By PL JETER
During the Jan. 23 meeting of Orange County Commissioners weighing two proposals to resuscitate the dwindling Sanford Burnham Prebys Institute (SBP), the difference between for-profit versus non-profit attributes seemed overlooked.
The University of Central Florida (UCF) outlined a plan to provide $2 million annually in rent and, after five years, $3 million annually in taxes. Florida Hospital's (FH) plan covers facility operation and maintenance costs, but not rent. No taxes.
Orlando, home to two of the nation's largest non-profit hospital organizations, needs the tax money.
On a cost comparison of UCF and FH proposals, UCF plans to invest more than $85 million in the first year versus FH's $100 million over a decade. Both proposals call for roughly the same number of jobs created, with UCF pledging some 300 jobs after five years, compared to the same number for FH within 10 years.
After five years, the economic impact of UCF's plan is projected at $578 million, compared to FH's $363 million.
Ten years ago, SBI received a $367.2 million incentive package, including $40.7 million from Orange County, to lure the La Jolla, Calif.-based institution to Orlando. At that time, UCF invested $50 million in the project, more than FH ($14 million), Orlando Health ($17 million), and Disney ($11 million) combined. The state invested $155 million, Orlando $32.7 million. Lake Nona Land Company (Tavistock) contributed $31.1 million; private philanthropists covered $15 million. Florida's Blood Centers supplied $784,000.
Orange County Mayor Teresa Jacobs requested both proposals at the Tuesday meeting, after FH's plan to bring in Moffitt Cancer Center as a partner via a memorandum of understanding inked last year was challenged by UCF's multi-partner proposal in December, including the for-profit chain Hospital Corporation of America (NYSE: HCA) and Provision for advanced proton beam therapy. FH's agreement calls for the creation of Florida Hospital-Moffitt Cancer Center, with the transfer of the building and equipment completed by April 16.
The contentious meeting ended with commissioners urging Jacobs to consider UCF's proposition or open up the bidding process.
"We're honored to receive county support for our university-based cancer research and treatment center and look forward to the next steps," said UCF College of Medicine Dean Deborah German, MD. "We believe our center provides more seamless care to patients and increased opportunities for cutting-edge research and is also the next step to creating a top-tier academic medical center for our community ... to continue developing Medical City as a national and global healthcare destination."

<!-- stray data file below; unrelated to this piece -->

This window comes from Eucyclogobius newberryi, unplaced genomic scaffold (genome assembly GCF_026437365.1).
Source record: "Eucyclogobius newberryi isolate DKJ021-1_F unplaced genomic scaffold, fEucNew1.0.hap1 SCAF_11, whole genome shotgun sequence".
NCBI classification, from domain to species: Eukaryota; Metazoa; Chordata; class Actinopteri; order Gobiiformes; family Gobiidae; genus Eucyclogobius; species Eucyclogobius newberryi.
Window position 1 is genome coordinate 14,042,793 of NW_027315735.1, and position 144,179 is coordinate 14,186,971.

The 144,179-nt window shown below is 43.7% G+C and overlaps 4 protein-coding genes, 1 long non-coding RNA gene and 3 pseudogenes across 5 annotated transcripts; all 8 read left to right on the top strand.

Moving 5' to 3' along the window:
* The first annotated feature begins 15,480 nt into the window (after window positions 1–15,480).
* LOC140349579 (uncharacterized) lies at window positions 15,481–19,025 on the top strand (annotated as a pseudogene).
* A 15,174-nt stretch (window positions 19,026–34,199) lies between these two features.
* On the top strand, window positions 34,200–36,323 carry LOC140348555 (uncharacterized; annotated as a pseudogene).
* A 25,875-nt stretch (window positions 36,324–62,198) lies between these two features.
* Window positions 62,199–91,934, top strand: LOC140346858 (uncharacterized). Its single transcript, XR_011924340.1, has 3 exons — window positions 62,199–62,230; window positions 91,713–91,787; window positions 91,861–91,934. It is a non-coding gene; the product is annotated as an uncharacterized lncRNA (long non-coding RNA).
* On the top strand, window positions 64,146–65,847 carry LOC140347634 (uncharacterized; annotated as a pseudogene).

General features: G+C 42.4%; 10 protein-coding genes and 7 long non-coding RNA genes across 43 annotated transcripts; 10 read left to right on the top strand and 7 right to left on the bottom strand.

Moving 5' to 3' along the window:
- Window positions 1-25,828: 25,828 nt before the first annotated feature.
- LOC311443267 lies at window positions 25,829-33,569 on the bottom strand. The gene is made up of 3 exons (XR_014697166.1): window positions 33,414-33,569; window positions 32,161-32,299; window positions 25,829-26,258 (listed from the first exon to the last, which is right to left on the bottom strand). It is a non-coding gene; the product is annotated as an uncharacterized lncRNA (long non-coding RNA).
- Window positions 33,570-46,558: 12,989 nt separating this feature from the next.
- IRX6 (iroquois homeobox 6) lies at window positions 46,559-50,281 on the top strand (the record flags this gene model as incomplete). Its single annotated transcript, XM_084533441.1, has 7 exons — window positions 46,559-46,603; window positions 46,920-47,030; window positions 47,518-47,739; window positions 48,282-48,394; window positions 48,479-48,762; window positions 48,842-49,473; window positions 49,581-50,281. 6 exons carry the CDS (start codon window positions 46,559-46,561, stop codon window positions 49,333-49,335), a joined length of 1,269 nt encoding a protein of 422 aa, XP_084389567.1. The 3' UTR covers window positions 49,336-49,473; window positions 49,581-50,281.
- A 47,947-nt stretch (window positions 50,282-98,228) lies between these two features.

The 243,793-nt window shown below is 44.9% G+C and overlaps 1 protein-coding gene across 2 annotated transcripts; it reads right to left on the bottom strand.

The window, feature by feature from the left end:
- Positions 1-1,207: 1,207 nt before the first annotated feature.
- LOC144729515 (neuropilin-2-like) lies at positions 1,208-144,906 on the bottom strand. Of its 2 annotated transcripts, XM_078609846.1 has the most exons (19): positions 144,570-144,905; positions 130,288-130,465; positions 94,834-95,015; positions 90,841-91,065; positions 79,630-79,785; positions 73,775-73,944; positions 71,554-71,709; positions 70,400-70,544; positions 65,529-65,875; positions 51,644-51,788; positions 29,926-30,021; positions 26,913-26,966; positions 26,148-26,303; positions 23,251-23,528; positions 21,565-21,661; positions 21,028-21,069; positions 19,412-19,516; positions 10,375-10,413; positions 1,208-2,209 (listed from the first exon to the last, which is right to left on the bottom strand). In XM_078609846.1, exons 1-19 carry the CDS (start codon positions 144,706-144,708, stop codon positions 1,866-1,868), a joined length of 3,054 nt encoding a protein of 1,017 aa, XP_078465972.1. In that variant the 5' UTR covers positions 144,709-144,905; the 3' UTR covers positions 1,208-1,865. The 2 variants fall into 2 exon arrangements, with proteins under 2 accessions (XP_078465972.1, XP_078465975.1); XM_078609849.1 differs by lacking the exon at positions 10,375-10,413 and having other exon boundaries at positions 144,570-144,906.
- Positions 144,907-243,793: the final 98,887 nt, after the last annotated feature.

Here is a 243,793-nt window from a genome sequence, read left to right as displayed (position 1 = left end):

Florida Hospital declined comment at press time.
"The Sanford Burnham Prebys building is a taxpayer owned facility as a result of the financial incentives provided by the State of Florida, Orange County and the City of Orlando to attract the company to Central Florida. Orlando Health believes the public should be provided the opportunity to participate in discussions about the building's future. A decision should only come after appropriate public input and thorough review of all contractual terms in any agreement," said Andy Gardiner, SVP External Affairs, Orlando Health, who was a last-minute addition to the commission's agenda. He didn't hint at Orlando Health's plans.
Because FH and UCF plan to create a comprehensive cancer center at SBP, Orlando Health's back-seat stance until now may seem somewhat surprising since the non-profit organization opened the first remote MD Anderson Cancer Center 20 years ago and cares for more than 80,000 patients. Several years ago, when new leadership at MD Anderson's Houston home base altered its business model in a manner inconsistent with Orlando Health, the facility name was changed to the University of Florida Health Center (UFHealth). When the Marjorie and Leonard Williams Center for Proton Therapy opened two years ago, it became the first center to offer proton therapy treatments in Central Florida, the third statewide, the twenty-third in the U.S., of only 67 proton therapy centers in the world.
Because the local community invested heavily in land and building development, the state Department of Economic Opportunity deferred the final decision on SBP's fate to the three local funding partners - Orange County, Orlando and Tavistock. Their unanimous decision also needs the blessing of SBP, which is not in default of its contracts and is working closely with the local community.